Friday, December 29, 2023



The Portugal Medical Association has advised the use of facemasks to minimise the impact of respiratory infections such as influenza.

Doctors here and elsewhere say wearing a mask might help, but the best of all protections is a flu vaccine.

Those who suspect they are susceptible or already have a severe cold or flu should wear a mask to stop passing it on to others, doctors advise. This means wearing a mask while among your own household as well as when out and about in public places.

About 96% of patients admitted to Portuguese hospital emergency units recently are being treated for influenza, according to a spokesperson for the National Institute of Health. Don’t be surprised if healthcare workers are wearing a facemask as the bug is the last thing they want to contract while looking after patients.

Influenza can kill. But don’t panic. An annual flu jab for everyone but babies younger than six months is highly advisable.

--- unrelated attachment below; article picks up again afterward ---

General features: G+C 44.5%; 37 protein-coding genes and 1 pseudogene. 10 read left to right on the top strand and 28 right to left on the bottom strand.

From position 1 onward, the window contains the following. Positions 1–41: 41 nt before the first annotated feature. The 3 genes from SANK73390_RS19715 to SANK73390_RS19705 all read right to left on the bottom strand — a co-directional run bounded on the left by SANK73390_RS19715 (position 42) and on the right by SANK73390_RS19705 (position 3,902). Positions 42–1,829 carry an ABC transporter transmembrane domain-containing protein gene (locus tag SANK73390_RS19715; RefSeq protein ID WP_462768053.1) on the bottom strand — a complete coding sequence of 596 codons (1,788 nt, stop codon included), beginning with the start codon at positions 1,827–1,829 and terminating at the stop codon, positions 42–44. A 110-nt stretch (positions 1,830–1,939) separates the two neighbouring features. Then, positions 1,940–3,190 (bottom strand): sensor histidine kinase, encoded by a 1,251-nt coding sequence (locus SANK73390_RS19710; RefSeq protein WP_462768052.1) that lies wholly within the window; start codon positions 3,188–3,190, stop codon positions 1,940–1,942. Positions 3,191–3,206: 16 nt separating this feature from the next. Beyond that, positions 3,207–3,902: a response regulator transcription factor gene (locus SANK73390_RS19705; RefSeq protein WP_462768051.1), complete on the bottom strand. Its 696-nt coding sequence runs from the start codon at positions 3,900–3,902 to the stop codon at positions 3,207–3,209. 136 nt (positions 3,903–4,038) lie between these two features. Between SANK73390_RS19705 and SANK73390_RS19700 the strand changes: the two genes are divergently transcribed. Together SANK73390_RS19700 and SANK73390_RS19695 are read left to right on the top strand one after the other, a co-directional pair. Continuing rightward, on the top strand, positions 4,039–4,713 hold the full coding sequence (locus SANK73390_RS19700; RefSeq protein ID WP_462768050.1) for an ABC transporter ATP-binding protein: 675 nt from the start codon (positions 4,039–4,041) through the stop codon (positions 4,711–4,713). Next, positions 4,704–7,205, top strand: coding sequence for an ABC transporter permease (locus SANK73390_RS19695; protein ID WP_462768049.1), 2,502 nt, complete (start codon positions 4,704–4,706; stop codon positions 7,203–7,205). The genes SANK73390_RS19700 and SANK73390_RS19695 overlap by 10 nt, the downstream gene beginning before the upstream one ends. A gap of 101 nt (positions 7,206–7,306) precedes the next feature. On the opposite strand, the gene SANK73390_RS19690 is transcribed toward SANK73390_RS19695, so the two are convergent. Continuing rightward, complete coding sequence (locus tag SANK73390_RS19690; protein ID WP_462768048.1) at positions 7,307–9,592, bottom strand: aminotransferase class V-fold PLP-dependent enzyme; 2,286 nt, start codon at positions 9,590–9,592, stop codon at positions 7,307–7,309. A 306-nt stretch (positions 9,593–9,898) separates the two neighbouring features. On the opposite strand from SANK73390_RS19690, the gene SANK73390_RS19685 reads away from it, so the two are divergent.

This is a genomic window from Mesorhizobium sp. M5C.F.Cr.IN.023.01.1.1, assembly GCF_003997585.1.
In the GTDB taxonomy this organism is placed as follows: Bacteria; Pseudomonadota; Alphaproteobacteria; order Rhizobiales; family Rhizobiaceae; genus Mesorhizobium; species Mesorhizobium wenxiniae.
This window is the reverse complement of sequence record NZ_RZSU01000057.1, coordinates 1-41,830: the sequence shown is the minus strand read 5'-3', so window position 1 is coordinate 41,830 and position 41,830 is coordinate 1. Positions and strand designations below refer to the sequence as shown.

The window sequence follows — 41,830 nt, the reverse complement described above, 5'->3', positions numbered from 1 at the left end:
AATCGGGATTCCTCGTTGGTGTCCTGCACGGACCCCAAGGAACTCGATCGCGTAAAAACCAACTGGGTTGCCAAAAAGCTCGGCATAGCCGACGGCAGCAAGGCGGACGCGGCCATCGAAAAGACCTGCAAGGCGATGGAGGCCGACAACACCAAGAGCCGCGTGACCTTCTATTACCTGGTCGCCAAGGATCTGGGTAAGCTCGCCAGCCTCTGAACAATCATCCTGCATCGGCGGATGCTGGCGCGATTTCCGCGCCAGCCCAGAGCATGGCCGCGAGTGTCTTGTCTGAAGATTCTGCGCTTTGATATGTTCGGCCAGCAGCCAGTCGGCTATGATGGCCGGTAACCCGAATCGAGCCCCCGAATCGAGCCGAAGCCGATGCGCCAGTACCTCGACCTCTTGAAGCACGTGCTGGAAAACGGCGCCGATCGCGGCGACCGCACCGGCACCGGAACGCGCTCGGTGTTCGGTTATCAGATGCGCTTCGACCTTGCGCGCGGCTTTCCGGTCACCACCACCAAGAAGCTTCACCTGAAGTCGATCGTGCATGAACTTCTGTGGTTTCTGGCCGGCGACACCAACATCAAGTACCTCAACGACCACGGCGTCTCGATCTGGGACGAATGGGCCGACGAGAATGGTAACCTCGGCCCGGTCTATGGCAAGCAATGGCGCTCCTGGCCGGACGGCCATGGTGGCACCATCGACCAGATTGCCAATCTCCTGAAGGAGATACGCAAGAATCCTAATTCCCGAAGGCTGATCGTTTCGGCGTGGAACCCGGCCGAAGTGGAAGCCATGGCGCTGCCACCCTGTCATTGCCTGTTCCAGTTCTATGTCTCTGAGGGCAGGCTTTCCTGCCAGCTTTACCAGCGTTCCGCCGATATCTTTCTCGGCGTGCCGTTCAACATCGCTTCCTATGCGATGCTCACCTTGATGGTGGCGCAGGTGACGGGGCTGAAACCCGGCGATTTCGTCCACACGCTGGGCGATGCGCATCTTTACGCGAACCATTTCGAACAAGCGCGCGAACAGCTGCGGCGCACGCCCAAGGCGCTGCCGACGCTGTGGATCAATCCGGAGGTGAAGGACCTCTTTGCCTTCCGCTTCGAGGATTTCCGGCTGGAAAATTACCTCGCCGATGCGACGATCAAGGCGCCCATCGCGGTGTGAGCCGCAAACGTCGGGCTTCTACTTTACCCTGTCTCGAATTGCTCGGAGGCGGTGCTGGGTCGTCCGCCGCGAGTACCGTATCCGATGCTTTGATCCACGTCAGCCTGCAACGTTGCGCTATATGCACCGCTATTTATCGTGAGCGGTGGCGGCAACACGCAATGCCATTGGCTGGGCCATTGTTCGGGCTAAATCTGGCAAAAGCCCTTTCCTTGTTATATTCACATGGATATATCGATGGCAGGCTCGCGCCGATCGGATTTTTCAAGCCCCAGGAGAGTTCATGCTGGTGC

Frequent hand washing is very important. Wash with soap and water each time for at least 20 seconds.  Otherwise, use an alcohol-based sanitizer. Those close to you should do the same.  Hand washing is especially important after coughing or sneezing.

Often touched surfaces in the kitchen, for example, can hang on to, and pass on, the virus. So make sure they are frequently cleaned.  

The flu virus travels willy-nilly through the air and if you catch it, it usually lasts for five to seven days, but maybe 14 days.


Good luck – and Happy New Year!

Saturday, December 23, 2023

A very unhappy Christmas for many


Christmas, a time of happiness and peace for many of us, but people in the ‘holy land’ where Christmas started, are in a vicious war with no end in sight.